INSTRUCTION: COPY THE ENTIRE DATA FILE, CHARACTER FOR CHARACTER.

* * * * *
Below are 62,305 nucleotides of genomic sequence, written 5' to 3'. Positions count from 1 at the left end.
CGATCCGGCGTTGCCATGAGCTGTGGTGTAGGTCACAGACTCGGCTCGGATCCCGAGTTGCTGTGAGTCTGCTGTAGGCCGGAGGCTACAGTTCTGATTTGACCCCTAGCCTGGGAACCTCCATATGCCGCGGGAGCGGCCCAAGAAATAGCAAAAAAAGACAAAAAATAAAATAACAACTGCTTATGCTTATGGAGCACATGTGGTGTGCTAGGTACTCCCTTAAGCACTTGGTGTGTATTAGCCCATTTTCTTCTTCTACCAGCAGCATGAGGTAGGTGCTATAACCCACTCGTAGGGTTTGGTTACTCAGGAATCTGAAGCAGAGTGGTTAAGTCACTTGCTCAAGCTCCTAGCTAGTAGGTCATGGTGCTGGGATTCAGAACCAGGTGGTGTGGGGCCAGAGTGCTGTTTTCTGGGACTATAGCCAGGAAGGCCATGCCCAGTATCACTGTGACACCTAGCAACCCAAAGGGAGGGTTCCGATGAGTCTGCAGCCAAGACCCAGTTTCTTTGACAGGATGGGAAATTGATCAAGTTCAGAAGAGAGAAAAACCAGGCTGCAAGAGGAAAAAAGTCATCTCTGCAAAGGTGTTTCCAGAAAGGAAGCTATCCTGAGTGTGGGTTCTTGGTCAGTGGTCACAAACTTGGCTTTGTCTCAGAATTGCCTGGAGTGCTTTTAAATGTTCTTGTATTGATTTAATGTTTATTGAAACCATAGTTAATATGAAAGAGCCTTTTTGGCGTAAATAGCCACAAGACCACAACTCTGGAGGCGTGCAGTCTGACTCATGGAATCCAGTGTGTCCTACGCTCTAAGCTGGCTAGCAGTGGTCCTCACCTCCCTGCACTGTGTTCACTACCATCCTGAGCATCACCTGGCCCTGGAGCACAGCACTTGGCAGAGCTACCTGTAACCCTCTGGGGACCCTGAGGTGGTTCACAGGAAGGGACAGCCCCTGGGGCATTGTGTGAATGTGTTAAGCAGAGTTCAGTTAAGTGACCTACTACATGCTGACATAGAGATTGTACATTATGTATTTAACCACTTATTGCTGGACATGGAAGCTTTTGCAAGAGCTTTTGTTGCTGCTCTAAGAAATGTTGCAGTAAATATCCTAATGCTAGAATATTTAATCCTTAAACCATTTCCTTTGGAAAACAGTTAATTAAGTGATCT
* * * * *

Below are 62,305 nucleotides of genomic sequence, written 5' to 3'. Positions count from 1 at the left end.
CGATCCGGCGTTGCCATGAGCTGTGGTGTAGGTCACAGACTCGGCTCGGATCCCGAGTTGCTGTGAGTCTGCTGTAGGCCGGAGGCTACAGTTCTGATTTGACCCCTAGCCTGGGAACCTCCATATGCCGCGGGAGCGGCCCAAGAAATAGCAAAAAAAGACAAAAAATAAAATAACAACTGCTTATGCTTATGGAGCACATGTGGTGTGCTAGGTACTCCCTTAAGCACTTGGTGTGTATTAGCCCATTTTCTTCTTCTACCAGCAGCATGAGGTAGGTGCTATAACCCACTCGTAGGGTTTGGTTACTCAGGAATCTGAAGCAGAGTGGTTAAGTCACTTGCTCAAGCTCCTAGCTAGTAGGTCATGGTGCTGGGATTCAGAACCAGGTGGTGTGGGGCCAGAGTGCTGTTTTCTGGGACTATAGCCAGGAAGGCCATGCCCAGTATCACTGTGACACCTAGCAACCCAAAGGGAGGGTTCCGATGAGTCTGCAGCCAAGACCCAGTTTCTTTGACAGGATGGGAAATTGATCAAGTTCAGAAGAGAGAAAAACCAGGCTGCAAGAGGAAAAAAGTCATCTCTGCAAAGGTGTTTCCAGAAAGGAAGCTATCCTGAGTGTGGGTTCTTGGTCAGTGGTCACAAACTTGGCTTTGTCTCAGAATTGCCTGGAGTGCTTTTAAATGTTCTTGTATTGATTTAATGTTTATTGAAACCATAGTTAATATGAAAGAGCCTTTTTGGCGTAAATAGCCACAAGACCACAACTCTGGAGGCGTGCAGTCTGACTCATGGAATCCAGTGTGTCCTACGCTCTAAGCTGGCTAGCAGTGGTCCTCACCTCCCTGCACTGTGTTCACTACCATCCTGAGCATCACCTGGCCCTGGAGCACAGCACTTGGCAGAGCTACCTGTAACCCTCTGGGGACCCTGAGGTGGTTCACAGGAAGGGACAGCCCCTGGGGCATTGTGTGAATGTGTTAAGCAGAGTTCAGTTAAGTGACCTACTACATGCTGACATAGAGATTGTACATTATGTATTTAACCACTTATTGCTGGACATGGAAGCTTTTGCAAGAGCTTTTGTTGCTGCTCTAAGAAATGTTGCAGTAAATATCCTAATGCTAGAATATTTAATCCTTAAACCATTTCCTTTGGAAAACAGTTAATTAAGTGATCT